Although APT attacks are extremely difficult to detect, they do give away some telltale signs. But the caveat here is that it takes a very well-trained eye to scope out for them. Here are some of them:

  • Typically, most network access activity occurs during the normal business hours. But in order to avoid detection, the Cyberattacker will attempt to launch their APT attack during the non-peak time, such as during the night. If there is an increase of activity during this timeframe, then something is definitely going to happen.
  • There will be an increased amount of Trojan Horses in your network infrastructure. While the Cyberattacker will deploy malware that is almost close to impossible to detect, from time to time, Trojan Horses will still be used.
  • Unusual flows of data will be apparent. Keep in mind that the Cyberattacker will take out only the smallest amounts of it as possible at a time. But the timing in which they are taken out will be rather unusual, once again, probably during non-business hours.
  • The data will be aggregated together in very small chunks. Although it is quite normal for a network infrastructure to bundle this together, the Cyberattacker will not only group them in a way that is very unusual but will even store them at very odd places that you would not even think of until they are ready to exfiltrate them out.

How to fend off an APT

In the end, each and every business is prone to APT attack. But the key is what you can do decrease the statistical odds or mitigate the probabilities of this from happening. RESULTS has developed a cybersecurity tool to do this. You could also take the following steps:

  1. Implement Security Awareness Training:
    Training your employees to recognize phishing attempts can dramatically decrease your chances of becoming the next victim. Regular training (and phish testing) helps employees understand their role in cybersecurity, regardless of their technical expertise, and the actions they take help keep your organziation and customers secure. Training should focus on phishing emails, suspicious events to look out for, and simple best practices individual employees can adopt to reduce risk.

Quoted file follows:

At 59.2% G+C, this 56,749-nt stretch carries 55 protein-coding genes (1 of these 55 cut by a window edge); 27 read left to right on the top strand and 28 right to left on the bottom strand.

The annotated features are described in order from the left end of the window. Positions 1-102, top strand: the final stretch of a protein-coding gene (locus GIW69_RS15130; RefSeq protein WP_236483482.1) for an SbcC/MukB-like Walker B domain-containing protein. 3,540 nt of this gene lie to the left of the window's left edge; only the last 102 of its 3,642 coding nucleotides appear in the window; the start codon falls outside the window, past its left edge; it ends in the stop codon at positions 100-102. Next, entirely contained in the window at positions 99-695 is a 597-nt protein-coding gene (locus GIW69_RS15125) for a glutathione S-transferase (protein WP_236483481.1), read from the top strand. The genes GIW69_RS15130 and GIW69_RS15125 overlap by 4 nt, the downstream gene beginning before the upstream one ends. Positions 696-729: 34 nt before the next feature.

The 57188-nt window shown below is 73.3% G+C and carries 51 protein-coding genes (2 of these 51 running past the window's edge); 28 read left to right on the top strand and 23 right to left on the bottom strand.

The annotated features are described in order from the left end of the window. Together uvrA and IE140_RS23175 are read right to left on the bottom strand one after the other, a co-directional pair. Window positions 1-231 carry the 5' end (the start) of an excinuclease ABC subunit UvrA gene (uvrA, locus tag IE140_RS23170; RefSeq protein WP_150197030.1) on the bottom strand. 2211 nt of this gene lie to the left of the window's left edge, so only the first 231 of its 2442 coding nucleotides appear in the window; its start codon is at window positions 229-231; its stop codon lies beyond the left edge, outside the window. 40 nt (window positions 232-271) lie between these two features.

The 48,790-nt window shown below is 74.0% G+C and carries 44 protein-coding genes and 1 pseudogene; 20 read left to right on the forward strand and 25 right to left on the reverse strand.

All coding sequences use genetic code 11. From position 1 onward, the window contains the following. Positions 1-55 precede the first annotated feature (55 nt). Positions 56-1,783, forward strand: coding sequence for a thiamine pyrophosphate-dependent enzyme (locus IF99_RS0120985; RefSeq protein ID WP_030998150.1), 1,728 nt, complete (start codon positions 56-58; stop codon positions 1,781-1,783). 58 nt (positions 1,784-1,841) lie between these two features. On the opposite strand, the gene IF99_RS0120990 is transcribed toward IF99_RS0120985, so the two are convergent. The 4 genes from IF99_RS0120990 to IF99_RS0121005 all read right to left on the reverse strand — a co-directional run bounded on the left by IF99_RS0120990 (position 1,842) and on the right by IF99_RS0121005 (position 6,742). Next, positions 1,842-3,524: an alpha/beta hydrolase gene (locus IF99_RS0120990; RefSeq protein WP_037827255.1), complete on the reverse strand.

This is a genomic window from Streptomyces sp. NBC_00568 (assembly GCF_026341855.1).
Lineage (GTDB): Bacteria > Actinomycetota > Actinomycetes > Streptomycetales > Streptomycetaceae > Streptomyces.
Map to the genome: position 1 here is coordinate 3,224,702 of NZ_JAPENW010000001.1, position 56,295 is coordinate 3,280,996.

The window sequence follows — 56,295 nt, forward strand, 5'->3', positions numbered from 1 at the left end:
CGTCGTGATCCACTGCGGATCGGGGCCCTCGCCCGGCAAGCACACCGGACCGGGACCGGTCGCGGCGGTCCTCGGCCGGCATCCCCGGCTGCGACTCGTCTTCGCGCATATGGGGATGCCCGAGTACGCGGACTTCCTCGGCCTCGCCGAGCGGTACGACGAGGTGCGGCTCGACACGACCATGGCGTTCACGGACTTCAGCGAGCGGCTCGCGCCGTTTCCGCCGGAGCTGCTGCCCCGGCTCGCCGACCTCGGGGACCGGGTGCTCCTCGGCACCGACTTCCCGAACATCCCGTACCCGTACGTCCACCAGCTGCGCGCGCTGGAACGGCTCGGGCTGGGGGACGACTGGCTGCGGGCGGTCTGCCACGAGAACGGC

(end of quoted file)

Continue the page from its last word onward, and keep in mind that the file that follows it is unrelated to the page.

2. Implement the Zero Trust Framework:
    The Zero Trust methodology in which you cannot trust anybody or anything, whatsoever. In order to establish legitimacy of whom they claim to be an employee must go authenticated through least through or more unique mechanism.
  3. Make use of constant monitoring:
    Although your employees work in only a certain part of the day, it does not mean that your security devices should also. They should be on a 24 X 7 X 365 basis, continually keeping an eye on your network infrastructure. In this regard, you should consider seriously of make use of what is known as a “Security Information and Event Management”, or “SIEM” package. This will present real time information and data to your IT Security team and filter out for the false positives.
  4. Whitelist only authorized applications:
    By doing this, any software application that has been installed without prior approval will be brought to your attention immediately. Using non authorized apps is one of those backdoors that Cyberattackers very often look for when launching an APT attack.

Don’t let cyberattackers use your business to gain access to other, larger companies. Protect yourself with the right cybersecurity tools. If you have any questions, contact us today!